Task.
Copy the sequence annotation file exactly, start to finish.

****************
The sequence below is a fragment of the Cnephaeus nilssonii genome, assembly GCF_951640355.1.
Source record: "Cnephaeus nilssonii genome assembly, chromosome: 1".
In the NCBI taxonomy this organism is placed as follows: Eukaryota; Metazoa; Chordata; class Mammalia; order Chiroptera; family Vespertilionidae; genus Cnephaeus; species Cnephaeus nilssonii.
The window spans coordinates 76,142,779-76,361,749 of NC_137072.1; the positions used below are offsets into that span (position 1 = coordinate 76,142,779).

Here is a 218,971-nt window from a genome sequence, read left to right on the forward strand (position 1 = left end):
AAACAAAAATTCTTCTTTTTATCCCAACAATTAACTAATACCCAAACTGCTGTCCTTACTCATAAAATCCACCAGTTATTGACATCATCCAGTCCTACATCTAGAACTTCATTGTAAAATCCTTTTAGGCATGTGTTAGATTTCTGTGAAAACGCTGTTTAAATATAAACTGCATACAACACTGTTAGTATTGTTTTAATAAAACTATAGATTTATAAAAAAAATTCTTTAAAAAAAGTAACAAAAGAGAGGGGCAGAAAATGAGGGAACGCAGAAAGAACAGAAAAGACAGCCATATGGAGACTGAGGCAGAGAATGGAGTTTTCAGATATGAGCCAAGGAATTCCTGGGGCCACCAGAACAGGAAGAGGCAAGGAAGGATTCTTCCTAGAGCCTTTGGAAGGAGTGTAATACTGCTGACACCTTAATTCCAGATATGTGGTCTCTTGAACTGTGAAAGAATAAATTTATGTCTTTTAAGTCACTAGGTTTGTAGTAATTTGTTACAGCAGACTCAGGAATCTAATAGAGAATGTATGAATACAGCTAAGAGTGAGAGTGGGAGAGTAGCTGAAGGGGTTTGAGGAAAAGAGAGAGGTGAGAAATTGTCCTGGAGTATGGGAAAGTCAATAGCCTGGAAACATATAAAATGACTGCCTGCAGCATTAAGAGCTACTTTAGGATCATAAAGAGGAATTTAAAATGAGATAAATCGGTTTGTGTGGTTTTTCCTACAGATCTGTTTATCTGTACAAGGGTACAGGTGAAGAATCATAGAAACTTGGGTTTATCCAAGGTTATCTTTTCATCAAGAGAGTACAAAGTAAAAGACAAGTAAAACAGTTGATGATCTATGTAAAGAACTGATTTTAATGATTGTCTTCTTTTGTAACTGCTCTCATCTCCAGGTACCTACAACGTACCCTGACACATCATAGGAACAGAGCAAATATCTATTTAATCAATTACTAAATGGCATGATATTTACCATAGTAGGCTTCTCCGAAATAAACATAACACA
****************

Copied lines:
The sequence below is a fragment of the Cnephaeus nilssonii genome, assembly GCF_951640355.1.
Source record: "Cnephaeus nilssonii genome assembly, chromosome: 1".
In the NCBI taxonomy this organism is placed as follows: Eukaryota; Metazoa; Chordata; class Mammalia; order Chiroptera; family Vespertilionidae; genus Cnephaeus; species Cnephaeus nilssonii.
The window spans coordinates 76,142,779-76,361,749 of NC_137072.1; the positions used below are offsets into that span (position 1 = coordinate 76,142,779).

Here is a 218,971-nt window from a genome sequence, read left to right on the forward strand (position 1 = left end):
AAACAAAAATTCTTCTTTTTATCCCAACAATTAACTAATACCCAAACTGCTGTCCTTACTCATAAAATCCACCAGTTATTGACATCATCCAGTCCTACATCTAGAACTTCATTGTAAAATCCTTTTAGGCATGTGTTAGATTTCTGTGAAAACGCTGTTTAAATATAAACTGCATACAACACTGTTAGTATTGTTTTAATAAAACTATAGATTTATAAAAAAAATTCTTTAAAAAAAGTAACAAAAGAGAGGGGCAGAAAATGAGGGAACGCAGAAAGAACAGAAAAGACAGCCATATGGAGACTGAGGCAGAGAATGGAGTTTTCAGATATGAGCCAAGGAATTCCTGGGGCCACCAGAACAGGAAGAGGCAAGGAAGGATTCTTCCTAGAGCCTTTGGAAGGAGTGTAATACTGCTGACACCTTAATTCCAGATATGTGGTCTCTTGAACTGTGAAAGAATAAATTTATGTCTTTTAAGTCACTAGGTTTGTAGTAATTTGTTACAGCAGACTCAGGAATCTAATAGAGAATGTATGAATACAGCTAAGAGTGAGAGTGGGAGAGTAGCTGAAGGGGTTTGAGGAAAAGAGAGAGGTGAGAAATTGTCCTGGAGTATGGGAAAGTCAATAGCCTGGAAACATATAAAATGACTGCCTGCAGCATTAAGAGCTACTTTAGGATCATAAAGAGGAATTTAAAATGAGATAAATCGGTTTGTGTGGTTTTTCCTACAGATCTGTTTATCTGTACAAGGGTACAGGTGAAGAATCATAGAAACTTGGGTTTATCCAAGGTTATCTTTTCATCAAGAGAGTACAAAGTAAAAGACAAGTAAAACAGTTGATGATCTATGTAAAGAACTGATTTTAATGATTGTCTTCTTTTGTAACTGCTCTCATCTCCAGGTACCTACAACGTACCCTGACACATCATAGGAACAGAGCAAATATCTATTTAATCAATTACTAAATGGCATGATATTTACCATAGTAGGCTTCTCCGAAATAAACATAACACA